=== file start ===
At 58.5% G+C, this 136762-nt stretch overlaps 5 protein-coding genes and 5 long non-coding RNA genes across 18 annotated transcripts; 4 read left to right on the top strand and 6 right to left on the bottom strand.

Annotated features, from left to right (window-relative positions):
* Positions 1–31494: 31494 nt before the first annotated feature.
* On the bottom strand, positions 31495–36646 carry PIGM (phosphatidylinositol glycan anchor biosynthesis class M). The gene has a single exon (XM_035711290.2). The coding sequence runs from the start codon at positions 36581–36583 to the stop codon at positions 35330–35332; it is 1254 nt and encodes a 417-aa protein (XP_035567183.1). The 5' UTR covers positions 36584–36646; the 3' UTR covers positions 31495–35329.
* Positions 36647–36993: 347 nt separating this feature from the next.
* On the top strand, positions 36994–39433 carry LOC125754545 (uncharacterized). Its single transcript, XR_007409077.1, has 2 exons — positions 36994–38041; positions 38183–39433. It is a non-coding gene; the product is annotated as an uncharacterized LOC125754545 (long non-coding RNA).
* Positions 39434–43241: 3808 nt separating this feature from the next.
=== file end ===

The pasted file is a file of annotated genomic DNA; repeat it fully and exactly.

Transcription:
At 58.5% G+C, this 136762-nt stretch overlaps 5 protein-coding genes and 5 long non-coding RNA genes across 18 annotated transcripts; 4 read left to right on the top strand and 6 right to left on the bottom strand.

Annotated features, from left to right (window-relative positions):
* Positions 1–31494: 31494 nt before the first annotated feature.
* On the bottom strand, positions 31495–36646 carry PIGM (phosphatidylinositol glycan anchor biosynthesis class M). The gene has a single exon (XM_035711290.2). The coding sequence runs from the start codon at positions 36581–36583 to the stop codon at positions 35330–35332; it is 1254 nt and encodes a 417-aa protein (XP_035567183.1). The 5' UTR covers positions 36584–36646; the 3' UTR covers positions 31495–35329.
* Positions 36647–36993: 347 nt separating this feature from the next.
* On the top strand, positions 36994–39433 carry LOC125754545 (uncharacterized). Its single transcript, XR_007409077.1, has 2 exons — positions 36994–38041; positions 38183–39433. It is a non-coding gene; the product is annotated as an uncharacterized LOC125754545 (long non-coding RNA).
* Positions 39434–43241: 3808 nt separating this feature from the next.